The Ubuntu installer does not allow me to install on NTFS partitions, but certain circumstances requires me to do so. Is it possible?
Wubi? ... and If the installer allows you to install on NTFS partitions , the filesystem should be changed to ext4 ? am I right?– BinarylifeAug 2, 2011 at 7:24
I won't be running Windows.– OxwiviAug 2, 2011 at 7:33
1@enzotib, that'd be fine, but I need it accessible to Windows systems. The USB is dual purpose to serve as storage medium and a portable operating system as well.– OxwiviAug 2, 2011 at 13:29
1So make a first primary partition for windows storage, and another partition for installing ubuntu (plus swap, if needed)– enzotibAug 2, 2011 at 13:33
1@13east, 4 GB file size limit is not a limitation I can entertain.– OxwiviAug 2, 2011 at 15:39
No. NTFS doesn't support Linux file permissions so you can't install a Linux system on it.
4No ugly hacks either? Aug 2, 2011 at 7:35
Maybe somewhere there exists some hack that implements a Linux file system on top of NTFS like UMSDOS did on top of FAT, but I've never seen that. Aug 2, 2011 at 11:48
1It does not work in that manner. You won't be able to install Ubuntu onto an NTFS partition - the permissions systems just do not work on that type of partition.– Thomas Ward ♦Aug 2, 2011 at 15:17
1@Oxwivi POSIX Overlay Filesystem seems to do this. Aug 2, 2011 at 17:44
1I am not really satisfied by this answer. Isn't there a way to ignore system permissions? There is Cygwin, VirtualBox and Samba surely there is somewhat to get it to partially working. Although they certainly don't imply such would work.– WilliamOct 22, 2015 at 16:18
It is possible to install Ubuntu on a NTFS partition.
You need to create an image file on your NTFS partition. Try boot up your Ubuntu Live CD, start a terminal, change directory into your NTFS partition, and create a image file:
cd /media/ubuntu/<your_ntfs_partition>/ mkdir linux cd linux/ dd if=/dev/zero of=./linux.img bs=1M count=32768 mkfs.ext4 ./linux.img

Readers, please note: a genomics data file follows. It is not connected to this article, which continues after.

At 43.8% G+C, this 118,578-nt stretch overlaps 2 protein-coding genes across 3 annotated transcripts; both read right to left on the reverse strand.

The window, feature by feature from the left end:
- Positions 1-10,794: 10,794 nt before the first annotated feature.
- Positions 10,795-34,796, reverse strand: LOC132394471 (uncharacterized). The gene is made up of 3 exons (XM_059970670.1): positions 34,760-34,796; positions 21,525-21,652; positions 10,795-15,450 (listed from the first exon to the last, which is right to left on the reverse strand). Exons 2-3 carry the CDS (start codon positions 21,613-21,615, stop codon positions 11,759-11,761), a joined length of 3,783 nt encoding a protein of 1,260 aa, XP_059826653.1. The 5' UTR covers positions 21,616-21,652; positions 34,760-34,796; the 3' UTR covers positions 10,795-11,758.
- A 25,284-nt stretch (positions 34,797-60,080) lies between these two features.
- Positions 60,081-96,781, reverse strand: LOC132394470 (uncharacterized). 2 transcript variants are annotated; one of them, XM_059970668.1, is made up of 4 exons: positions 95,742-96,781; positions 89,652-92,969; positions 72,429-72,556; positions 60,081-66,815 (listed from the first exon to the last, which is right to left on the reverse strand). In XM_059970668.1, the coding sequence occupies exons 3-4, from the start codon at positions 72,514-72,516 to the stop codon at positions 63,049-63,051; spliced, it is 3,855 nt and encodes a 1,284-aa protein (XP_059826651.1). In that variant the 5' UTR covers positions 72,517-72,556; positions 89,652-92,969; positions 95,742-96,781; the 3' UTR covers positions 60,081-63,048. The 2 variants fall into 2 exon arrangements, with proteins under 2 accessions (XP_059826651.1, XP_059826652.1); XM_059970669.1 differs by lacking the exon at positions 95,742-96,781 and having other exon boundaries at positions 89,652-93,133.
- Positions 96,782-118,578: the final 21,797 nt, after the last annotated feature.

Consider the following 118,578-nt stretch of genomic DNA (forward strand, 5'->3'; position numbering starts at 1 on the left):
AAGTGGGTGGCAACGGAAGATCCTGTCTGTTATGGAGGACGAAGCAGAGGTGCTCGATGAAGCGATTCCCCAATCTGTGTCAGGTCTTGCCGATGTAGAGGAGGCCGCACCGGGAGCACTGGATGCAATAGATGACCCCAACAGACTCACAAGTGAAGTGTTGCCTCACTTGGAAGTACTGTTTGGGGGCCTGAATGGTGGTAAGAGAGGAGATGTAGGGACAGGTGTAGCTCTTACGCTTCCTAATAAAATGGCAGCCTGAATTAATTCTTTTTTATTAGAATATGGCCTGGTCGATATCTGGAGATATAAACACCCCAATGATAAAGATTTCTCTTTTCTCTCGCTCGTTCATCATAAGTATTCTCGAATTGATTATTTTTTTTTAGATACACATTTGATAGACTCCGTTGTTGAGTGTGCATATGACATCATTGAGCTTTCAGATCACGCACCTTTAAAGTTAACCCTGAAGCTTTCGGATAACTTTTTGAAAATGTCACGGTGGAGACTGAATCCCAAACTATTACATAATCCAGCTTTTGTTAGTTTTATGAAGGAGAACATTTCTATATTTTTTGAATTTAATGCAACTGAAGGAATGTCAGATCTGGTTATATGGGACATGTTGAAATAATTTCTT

This will create an image file of size 32GB with EXT4 at
Loopback Filesystem Setup
Now, create a virtual block device at
X is a non-occupied block device character (i.e. I only have
/dev/sda, so I used
Also choose a minor number (in this case
200) that is not in use with
ls -al /dev:
sudo mknod /dev/sdb b 7 200 sudo losetup /dev/sdb ./linux.img
You can now launch the Ubuntu installer and install Ubuntu on
/dev/sdX, make sure you have install the bootloader to your real disk (or EFI partition) if you don't have Windows installed on that disk. After the installation, you need to get the kernel and initrd file name by mounting the image:
sudo mkdir /media/ubuntu/rfs sudo mount -o loop /dev/sdb /media/ubuntu/rfs ls -al /media/ubuntu/rfs/boot
Mark down the kernel and initrd filename, in my case that's
I have a Windows on my NTFS partition, so I have chosen Grub2Win as my bootloader. However, if you don't have Windows installed and insisted to use a NTFS partition (which is no point to do so though), GRUB should have installed on your disk in the previous step. No matter you use Grub2Win or the original GRUB, You need to edit your GRUB config and use the following:
echo Booting linux... loopback loop0 (hd0,1)/linux/linux.img set root=(loop0) linux /boot/vmlinuz-4.4.0-31-generic root=/dev/sda1 loop=/linux/linux.img rw verbose nosplash initrd /boot/initrd.img-4.4.0-31-generic
You need to edit
/dev/sda1 to the NTFS partition that your linux image resides in. You may use the GRUB command line to get it. Also modify the kernel and initrd filenames according to your installation. Make sure your GRUB have NTFS and loopback support.